COSTA MESA, CA – Getting pregnant was Brittany Demers’ cue to get clean. Demers was 29-years-old at the time she asked a friend for help to get into New Directions for Women, an addiction treatment center, in Costa Mesa. 

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Demers says her story is an example of how addiction doesn’t discriminate. Demers grew up in Orange County and was the middle child of a couple who has been married for more than 40 years. She graduated from San Diego State University and was a competitive soccer player for more than 11 years. 

She says at a young age, she felt the need to please others and be a perfectionist. However, the need to make others happy made her seek ways to make her feel better when she did fail. 

“The pressure of perfectionism and fear of not being enough was overwhelming. I started self-medicating my depression with alcohol. Partying with friends turned into me drinking alone in my dorm, isolating myself. Thankfully my family noticed my behavior change and helped me find treatment. I went for 30 days and stayed sober for four years. But I didn’t work a program, and an eating disorder took hold as yet another way to self-medicate,” said Demers. 

After she graduated from college, Demers went to seven different treatment centers in Orange County. She says she stayed sober for years, until she turned 27-years-old and tried heroin for the first time.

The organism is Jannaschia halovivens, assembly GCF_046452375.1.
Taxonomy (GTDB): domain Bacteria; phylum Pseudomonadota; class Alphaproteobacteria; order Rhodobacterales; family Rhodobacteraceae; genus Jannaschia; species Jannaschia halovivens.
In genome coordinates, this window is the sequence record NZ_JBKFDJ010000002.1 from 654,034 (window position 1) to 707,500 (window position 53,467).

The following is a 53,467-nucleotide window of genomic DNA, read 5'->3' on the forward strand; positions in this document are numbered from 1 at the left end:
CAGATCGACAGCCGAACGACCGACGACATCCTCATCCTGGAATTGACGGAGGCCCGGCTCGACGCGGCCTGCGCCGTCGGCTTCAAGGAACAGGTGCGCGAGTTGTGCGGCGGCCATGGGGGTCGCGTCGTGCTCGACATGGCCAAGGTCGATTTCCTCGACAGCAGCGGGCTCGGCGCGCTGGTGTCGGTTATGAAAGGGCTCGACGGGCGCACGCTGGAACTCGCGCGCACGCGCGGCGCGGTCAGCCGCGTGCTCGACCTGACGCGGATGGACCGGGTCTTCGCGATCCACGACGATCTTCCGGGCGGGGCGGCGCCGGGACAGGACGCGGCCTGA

“It was like nothing I had ever experienced before, and it turned on an obsession. I could not stop. Over the next year and a half, I used every single day. I became homeless on Newport Boulevard, and overdosed eight times,” said Demers. 

Demers realized she needed to really make a change when she found out she was pregnant. Turned away from multiple centers because pregnancies are considered too much of a risk, Demers turned to New Directions for Women. 

“I really felt like I didn’t have an option. I didn’t have the option to recover and I didn’t have the option to be a mother,” said Demers.

She says she tried her best with the program for the 90 days she was there. 

“They made me feel like I could do this and I was strong enough to do this. It was here where I decided that I was going to keep my baby,” said Demers. 

When it was time to pay for the treatment, Demers got a partial scholarship from the center’s foundation, which was helpful since she didn’t have health insurance. 

“The majority of women seeking treatment in this country have children. Over 70 percent of them have children and it represents the biggest barrier to why women do not get the help that they need. They don’t want to be away from their kids,” said Tania Bhattaharyya, New Directions For Women Foundation executive director. 

Bhattaharyya says almost every woman at the center receives some amount of partial scholarships to stay in treatment for the duration that they need to get well. She says the foundation is able to help women thanks to generous donations from the community. 

Demers is now 32-years-old and is a wife and mother to her 2-year-old son. 

“I’m proud of what I went through and proud of who I’ve become,” said Demers.

The center ended up hiring Demers to be their alumnae coordinator to help other women and keep in touch with them after they complete the program. 

New Directions is located on 2607 Willo Lane, Costa Mesa. The center serves women in any stages of their pregnancy and mothers with children up to the age of 13.